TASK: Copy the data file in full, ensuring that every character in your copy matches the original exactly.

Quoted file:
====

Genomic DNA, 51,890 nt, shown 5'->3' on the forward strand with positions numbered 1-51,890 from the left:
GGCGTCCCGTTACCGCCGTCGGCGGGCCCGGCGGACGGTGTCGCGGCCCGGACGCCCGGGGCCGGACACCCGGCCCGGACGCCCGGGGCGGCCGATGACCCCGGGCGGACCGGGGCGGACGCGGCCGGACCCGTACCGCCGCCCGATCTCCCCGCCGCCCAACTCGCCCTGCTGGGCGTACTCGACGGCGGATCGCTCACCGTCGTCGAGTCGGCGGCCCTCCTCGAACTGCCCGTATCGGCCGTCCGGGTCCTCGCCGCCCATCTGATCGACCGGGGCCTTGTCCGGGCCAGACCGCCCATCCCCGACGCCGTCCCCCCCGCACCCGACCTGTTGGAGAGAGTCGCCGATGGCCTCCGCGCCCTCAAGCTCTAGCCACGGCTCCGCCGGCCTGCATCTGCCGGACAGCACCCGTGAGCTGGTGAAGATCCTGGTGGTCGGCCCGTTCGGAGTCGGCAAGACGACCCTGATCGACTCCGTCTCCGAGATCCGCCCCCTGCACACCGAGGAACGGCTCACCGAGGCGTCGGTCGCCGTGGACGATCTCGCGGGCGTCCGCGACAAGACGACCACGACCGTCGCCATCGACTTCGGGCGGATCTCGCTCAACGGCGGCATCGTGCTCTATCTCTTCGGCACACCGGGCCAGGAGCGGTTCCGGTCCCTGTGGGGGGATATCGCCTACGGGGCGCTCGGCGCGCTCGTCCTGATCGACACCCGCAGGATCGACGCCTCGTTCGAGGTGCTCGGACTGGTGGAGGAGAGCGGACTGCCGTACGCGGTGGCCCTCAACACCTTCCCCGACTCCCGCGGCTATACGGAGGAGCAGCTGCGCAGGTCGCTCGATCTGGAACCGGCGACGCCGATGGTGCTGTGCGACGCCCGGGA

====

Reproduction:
Genomic DNA, 51,890 nt, shown 5'->3' on the forward strand with positions numbered 1-51,890 from the left:
GGCGTCCCGTTACCGCCGTCGGCGGGCCCGGCGGACGGTGTCGCGGCCCGGACGCCCGGGGCCGGACACCCGGCCCGGACGCCCGGGGCGGCCGATGACCCCGGGCGGACCGGGGCGGACGCGGCCGGACCCGTACCGCCGCCCGATCTCCCCGCCGCCCAACTCGCCCTGCTGGGCGTACTCGACGGCGGATCGCTCACCGTCGTCGAGTCGGCGGCCCTCCTCGAACTGCCCGTATCGGCCGTCCGGGTCCTCGCCGCCCATCTGATCGACCGGGGCCTTGTCCGGGCCAGACCGCCCATCCCCGACGCCGTCCCCCCCGCACCCGACCTGTTGGAGAGAGTCGCCGATGGCCTCCGCGCCCTCAAGCTCTAGCCACGGCTCCGCCGGCCTGCATCTGCCGGACAGCACCCGTGAGCTGGTGAAGATCCTGGTGGTCGGCCCGTTCGGAGTCGGCAAGACGACCCTGATCGACTCCGTCTCCGAGATCCGCCCCCTGCACACCGAGGAACGGCTCACCGAGGCGTCGGTCGCCGTGGACGATCTCGCGGGCGTCCGCGACAAGACGACCACGACCGTCGCCATCGACTTCGGGCGGATCTCGCTCAACGGCGGCATCGTGCTCTATCTCTTCGGCACACCGGGCCAGGAGCGGTTCCGGTCCCTGTGGGGGGATATCGCCTACGGGGCGCTCGGCGCGCTCGTCCTGATCGACACCCGCAGGATCGACGCCTCGTTCGAGGTGCTCGGACTGGTGGAGGAGAGCGGACTGCCGTACGCGGTGGCCCTCAACACCTTCCCCGACTCCCGCGGCTATACGGAGGAGCAGCTGCGCAGGTCGCTCGATCTGGAACCGGCGACGCCGATGGTGCTGTGCGACGCCCGGGA